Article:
I had a Big Mac attack today and there was nothing that I could do about it.
In Korea, “here today, gone tomorrow” is taken quite literally especially when the favorite store or restaurant you’ve been going to for any length of time is suddenly gone one day.
That’s right, gone—just like the McDonald’s on the first floor of HomePlus/Tesco near the Dongbu (East) Bus Terminal here in Daejeon.
For the past three months I have been walking up (or over depending on your sense of direction) to this McDonald’s on Fridays (and holidays) for a burger and fries. It had become my little retreat from the hustle and bustle and sometimes boredom of living in Daejeon and having my fill—literally of Korean food all the years I have spent here.
Sorry Morgan Spurlock, this hamburger dude doesn’t mind being a “little super-sized” with a couple of Big Macs now and then.
So, once I discovered this local Mickey D’s, I really looked forward to the 20-minute walk for that burger and a chance to get out of the house for awhile.
And then today, when I went there imagine my surprise to discover that it was gone. Even the sign outside had been taken down. I was just there this past Monday and I didn’t see any signs explaining that it was going to close. And just last week, they started this special promotion for Big Macs and being open 24-hours a day. That’s weird, huh? Why would you start a promotion if you were going to close soon? And it couldn’t have been because of bad business or its location because every time I was there it was crowded.
McDonald’s was gone today and it really bummed me out.
Not long ago, I was walking back to my room after class one day when I pass this Korean restaurant specializing in Bulgogi and Kalbi—two popular Korean meat dishes—and when I catch a whiff of the meat cooking inside (it’s the kind of restaurant where customers grill the meat at their tables) I swear it smells like a burger frying on a grill.
My mouth begins to water. My gut begins to churn.
And just like that, my mind is transported back in time and space and I could be walking somewhere back home and having a similar olfactory experience if I happened to catch a whiff of some burgers sizzling on a grill at an outdoor barbecue or picnic.
It’s funny how the sense of smell can trigger something in your life and make you feel a little nostalgic when you are halfway around the world and years away from everything now tucked away in your memory bank.
Sure, I can have my burgers here, but for that second or two when I smelled that meat grilling, it wasn’t that I was craving a burger; maybe it was something much more.
Another time I was walking down the street with a colleague when I suddenly stopped in my tracks and turned to my colleague, “ Do you smell that?”
“It smells like someone just cut the grass.”
Sure enough, someone had mowed some patch of grass somewhere and on that warm, spring night I could have been walking back home in La Salle or having just finished cutting my grandparent’s lawn and ready to quench my thirst with a tall glass of iced tea.
Just a whiff of the sweet, fresh smell of cut grass (thank God I don’t have allergies!) was enough to open up that memory bank and for a split-second—for as long as it took for that smell to register—to feel a little nostalgic.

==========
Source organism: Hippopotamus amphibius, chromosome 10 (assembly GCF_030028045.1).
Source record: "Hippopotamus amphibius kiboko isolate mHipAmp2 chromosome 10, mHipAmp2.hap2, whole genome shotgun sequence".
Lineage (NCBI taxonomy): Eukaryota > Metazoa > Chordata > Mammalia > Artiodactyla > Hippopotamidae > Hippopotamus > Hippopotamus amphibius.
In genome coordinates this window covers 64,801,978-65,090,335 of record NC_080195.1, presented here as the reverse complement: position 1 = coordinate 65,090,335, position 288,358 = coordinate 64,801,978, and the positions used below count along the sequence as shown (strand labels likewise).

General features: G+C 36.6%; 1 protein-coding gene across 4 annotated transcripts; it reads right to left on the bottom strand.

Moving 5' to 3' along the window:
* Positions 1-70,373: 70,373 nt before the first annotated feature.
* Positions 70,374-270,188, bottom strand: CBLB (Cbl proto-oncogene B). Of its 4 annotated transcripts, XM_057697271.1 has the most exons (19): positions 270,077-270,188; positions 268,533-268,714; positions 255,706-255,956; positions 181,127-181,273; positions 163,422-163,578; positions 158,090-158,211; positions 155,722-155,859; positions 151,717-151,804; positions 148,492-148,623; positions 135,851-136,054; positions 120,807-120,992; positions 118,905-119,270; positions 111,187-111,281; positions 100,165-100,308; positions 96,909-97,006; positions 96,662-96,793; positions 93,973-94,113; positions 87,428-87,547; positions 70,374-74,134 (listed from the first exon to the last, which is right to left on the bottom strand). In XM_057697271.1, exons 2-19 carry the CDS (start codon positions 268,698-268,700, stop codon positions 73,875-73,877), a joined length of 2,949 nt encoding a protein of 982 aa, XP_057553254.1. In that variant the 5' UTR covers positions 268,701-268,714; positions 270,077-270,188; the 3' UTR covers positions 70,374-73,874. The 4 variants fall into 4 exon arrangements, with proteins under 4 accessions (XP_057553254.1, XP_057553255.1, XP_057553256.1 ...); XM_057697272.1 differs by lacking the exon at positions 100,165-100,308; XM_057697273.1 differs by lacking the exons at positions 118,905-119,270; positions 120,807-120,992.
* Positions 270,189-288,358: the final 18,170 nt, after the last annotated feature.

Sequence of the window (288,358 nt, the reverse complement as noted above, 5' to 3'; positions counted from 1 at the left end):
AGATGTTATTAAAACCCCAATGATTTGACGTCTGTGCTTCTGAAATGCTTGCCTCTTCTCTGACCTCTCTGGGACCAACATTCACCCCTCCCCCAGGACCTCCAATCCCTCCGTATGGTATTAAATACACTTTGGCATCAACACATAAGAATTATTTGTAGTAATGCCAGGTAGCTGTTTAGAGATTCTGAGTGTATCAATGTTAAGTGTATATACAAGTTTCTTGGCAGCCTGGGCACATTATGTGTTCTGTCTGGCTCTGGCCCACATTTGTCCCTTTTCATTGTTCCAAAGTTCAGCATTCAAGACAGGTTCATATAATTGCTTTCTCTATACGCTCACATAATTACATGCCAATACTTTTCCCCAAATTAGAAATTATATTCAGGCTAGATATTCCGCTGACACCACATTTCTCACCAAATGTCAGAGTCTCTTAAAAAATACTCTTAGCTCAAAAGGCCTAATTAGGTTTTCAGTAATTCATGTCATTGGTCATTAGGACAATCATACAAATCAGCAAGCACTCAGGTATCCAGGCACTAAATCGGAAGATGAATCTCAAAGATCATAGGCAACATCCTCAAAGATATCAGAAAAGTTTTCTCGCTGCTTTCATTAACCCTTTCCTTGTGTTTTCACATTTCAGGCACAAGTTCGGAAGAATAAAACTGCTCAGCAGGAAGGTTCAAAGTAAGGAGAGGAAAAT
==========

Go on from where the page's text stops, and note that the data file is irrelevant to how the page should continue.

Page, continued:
As much as I love being overseas and traveling on the path I have been on for as long as I have, there are times when feeling a little nostalgic (and not homesick) is a good thing. It’s a bit of reality check I guess. When we need to open up that memory bank from time to time.
Or in this case, almost tasting rat.
Imagine if you will, settling down in front of the TV with one of your favorite Korean snack foods.
Then, no sooner after you have torn open that bag of snacks, you are about to have the shock of your life (and maybe even feel sick) when you start munching on those crispy shrimp cracker-like snacks and come across a rat’s head inside the bag.
The nation’s largest snack maker, Nongshim, made a public apology Tuesday for one of its best-selling items containing the head of a small rodent. The company shut down the snack production line, and supermarkets are already removing them from their shelves.
The apology came after gray skin-like material, 1.6 centimeters in length, was found last month inside a jumbo-sized Nongshim snack, “Saewookkang” (shrimp snack). The Food and Drug Administration on Monday issued a correctional order to the snack manufacturer.
The “material” was very hard and covered in oil and burnt hair, and it also had the remains of eyes and a nose, which led the administration to conclude it to be the head of a rat.
A customer had reportedly called Nongshim asking for a refund and a recall on all of its products made on that day. Initially her requests were denied. However, later the company tried to compensate her and recalled all the products in the market, she said.
The company explained that a factory in China makes the dough and sends it to a factory in Busan to fry, pack and distribute it. “I doubt the frying process in Busan is unhygienic, but we are looking into the possibility of the material being added during the dough process at our factory in China,” a Nongshim spokesman said during the public apology.
Yeah, coming across a rat’s head in a big of shrimp snacks has got to be pretty gross, but not as gross as what my friend David Walther, his father and I came across in a bottle of Falstaff beer back in 1975.
We were sitting around the kitchen table, tossing down a few cold ones when David’s father discovered a stogie in the bottle he had just opened. Don’t recall whatever happened—if David’s father had taken the bottle back to the liquor store where he had purchased the beer and got his money back or if he got some free beer out of it.